Sunday was a gorgeous day, the warmest I suspect of the year to date. Waking early we decided to ditch the yard work we had planned and drive the back roads to Kamloops where the Thompson Nicola Shuswap chapter of the FCA was hosting the last day of its annual regional art show.
The work was lovely to view, always so much different than on line. There were a larger number of signature artists contributing work for view and it was nice to see familiar names on unfamiliar styles or sporting subjects outside of the expected.
I love the building that houses the show, a heritage courthouse on the grand scale, one my Dad worked in when I was in my teens and he was the Sheriff. Urns of mini daffodils, sunshine pansey, grape hyacinths and yellow tulips with a back bone of spring twigs sit on the somber stone steps and lead you inside to three separations of art venues. The ghosts of days gone by are quiet.
We ran some errands, enjoyed a nice lunch and arrived to sit in the stands of the baseball park two pitches before the announcer said, ‘AND THAT’S THE GAME!’A walk through the emerging stages of the butterfly garden, and through the native plant trail was enough of a delay for a new game to begin. My husband is the baseball fan, but I can sit happily in the sun and watch the crowd, the broader experience is not wasted on me.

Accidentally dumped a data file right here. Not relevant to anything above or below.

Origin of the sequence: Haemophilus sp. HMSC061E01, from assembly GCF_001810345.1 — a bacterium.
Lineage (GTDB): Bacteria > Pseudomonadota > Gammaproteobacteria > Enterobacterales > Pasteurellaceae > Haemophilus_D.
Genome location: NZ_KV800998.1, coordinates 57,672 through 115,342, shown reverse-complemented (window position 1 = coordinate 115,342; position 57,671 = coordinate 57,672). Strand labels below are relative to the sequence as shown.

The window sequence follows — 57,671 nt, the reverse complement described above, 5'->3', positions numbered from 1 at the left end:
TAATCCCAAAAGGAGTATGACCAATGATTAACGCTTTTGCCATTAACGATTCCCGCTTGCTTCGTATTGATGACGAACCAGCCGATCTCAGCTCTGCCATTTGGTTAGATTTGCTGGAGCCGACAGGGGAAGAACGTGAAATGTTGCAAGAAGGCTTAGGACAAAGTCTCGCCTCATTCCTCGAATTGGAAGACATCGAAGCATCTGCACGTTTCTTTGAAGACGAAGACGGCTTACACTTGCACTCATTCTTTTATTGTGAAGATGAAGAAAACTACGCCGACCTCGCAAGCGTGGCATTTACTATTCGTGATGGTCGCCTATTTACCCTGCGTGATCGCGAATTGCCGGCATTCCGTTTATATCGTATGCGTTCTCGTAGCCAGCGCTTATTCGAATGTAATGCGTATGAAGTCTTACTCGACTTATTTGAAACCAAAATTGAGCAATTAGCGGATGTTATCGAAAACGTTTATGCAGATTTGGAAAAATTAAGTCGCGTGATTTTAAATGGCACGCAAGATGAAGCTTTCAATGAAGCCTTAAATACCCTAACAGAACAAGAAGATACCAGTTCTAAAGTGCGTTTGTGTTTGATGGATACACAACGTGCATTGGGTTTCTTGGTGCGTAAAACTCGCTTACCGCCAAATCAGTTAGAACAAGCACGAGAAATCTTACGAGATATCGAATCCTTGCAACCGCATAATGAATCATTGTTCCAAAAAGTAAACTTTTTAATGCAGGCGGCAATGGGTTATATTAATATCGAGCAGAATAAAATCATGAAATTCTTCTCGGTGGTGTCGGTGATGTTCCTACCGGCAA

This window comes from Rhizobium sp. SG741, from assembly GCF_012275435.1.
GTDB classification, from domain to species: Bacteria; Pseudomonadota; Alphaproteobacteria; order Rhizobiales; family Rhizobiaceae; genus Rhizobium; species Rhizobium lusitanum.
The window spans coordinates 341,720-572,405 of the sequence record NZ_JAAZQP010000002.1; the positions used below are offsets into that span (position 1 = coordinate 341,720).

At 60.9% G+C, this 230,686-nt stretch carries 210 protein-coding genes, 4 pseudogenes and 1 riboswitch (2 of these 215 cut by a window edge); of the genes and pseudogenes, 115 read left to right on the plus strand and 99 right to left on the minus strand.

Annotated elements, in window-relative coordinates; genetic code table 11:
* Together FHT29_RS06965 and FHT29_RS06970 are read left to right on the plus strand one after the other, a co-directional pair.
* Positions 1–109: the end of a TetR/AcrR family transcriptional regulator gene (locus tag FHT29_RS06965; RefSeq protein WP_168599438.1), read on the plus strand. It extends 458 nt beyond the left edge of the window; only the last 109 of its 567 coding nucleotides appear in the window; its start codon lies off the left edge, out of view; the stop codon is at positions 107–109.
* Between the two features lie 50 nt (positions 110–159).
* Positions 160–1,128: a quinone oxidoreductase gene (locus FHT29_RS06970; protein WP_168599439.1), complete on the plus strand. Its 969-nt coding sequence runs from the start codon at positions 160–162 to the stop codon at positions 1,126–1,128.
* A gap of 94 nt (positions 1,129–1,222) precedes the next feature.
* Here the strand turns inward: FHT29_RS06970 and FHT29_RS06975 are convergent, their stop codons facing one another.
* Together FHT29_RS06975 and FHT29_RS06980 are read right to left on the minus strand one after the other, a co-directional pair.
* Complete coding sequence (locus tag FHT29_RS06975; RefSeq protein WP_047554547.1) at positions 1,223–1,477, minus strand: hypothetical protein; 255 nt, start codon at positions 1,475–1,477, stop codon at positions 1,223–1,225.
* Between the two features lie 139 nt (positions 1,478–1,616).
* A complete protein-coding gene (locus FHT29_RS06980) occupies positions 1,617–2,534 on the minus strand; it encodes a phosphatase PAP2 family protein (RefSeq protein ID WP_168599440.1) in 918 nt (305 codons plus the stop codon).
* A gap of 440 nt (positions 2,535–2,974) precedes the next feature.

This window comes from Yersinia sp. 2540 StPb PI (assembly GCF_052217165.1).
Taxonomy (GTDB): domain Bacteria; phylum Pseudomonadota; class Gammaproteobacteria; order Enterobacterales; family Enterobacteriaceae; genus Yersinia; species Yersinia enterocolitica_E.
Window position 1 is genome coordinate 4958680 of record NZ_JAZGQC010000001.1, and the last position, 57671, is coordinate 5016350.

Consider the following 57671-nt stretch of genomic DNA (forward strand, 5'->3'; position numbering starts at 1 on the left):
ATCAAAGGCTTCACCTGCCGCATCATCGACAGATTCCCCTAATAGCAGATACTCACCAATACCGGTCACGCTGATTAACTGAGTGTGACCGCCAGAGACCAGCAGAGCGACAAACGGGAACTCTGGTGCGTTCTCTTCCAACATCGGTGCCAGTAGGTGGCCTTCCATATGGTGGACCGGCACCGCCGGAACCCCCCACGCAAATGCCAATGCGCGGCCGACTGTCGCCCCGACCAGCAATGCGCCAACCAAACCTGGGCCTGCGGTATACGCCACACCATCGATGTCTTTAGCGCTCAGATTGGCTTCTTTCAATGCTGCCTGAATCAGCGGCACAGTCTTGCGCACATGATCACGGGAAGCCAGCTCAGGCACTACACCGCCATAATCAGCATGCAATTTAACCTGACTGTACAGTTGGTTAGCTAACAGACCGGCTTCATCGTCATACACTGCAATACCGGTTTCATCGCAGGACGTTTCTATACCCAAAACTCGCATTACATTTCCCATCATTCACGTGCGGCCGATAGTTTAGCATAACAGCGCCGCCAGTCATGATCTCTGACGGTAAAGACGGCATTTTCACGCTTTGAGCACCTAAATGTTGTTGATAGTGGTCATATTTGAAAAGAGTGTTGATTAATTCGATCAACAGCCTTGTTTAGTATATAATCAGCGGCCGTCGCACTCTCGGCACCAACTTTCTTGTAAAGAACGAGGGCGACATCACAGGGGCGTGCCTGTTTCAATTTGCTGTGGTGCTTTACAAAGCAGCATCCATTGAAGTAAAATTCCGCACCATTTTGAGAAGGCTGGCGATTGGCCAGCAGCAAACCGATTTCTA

A very beautiful drive with mountain blue birds and a few moments with God’s Dog, as a friend in Alaska calls the coyote, and home to re work the chores lists to be above board for the new week. I will leave the images of that moment, that lifts my heart this morning, and a quote I found regarding mindfulness. One day flows into the next and still everything is new again.
‘Coyotes move within a landscape of attentiveness. I have seen their eyes in the creosote bushes and among mesquite trees. They have watched me. And all the times that I saw no eyes, that I kept walking and never knew, there were still coyotes. When I have seen them trot away, when I have stepped from the floorboard of my truck, leaned on the door, and watched them as they watched me over their shoulders, I have been aware for that moment of how much more there is. Of how I have only seen only an instant of a broad and rich life.”
― Craig Childs, The Animal Dialogues: Uncommon Encounters in the Wild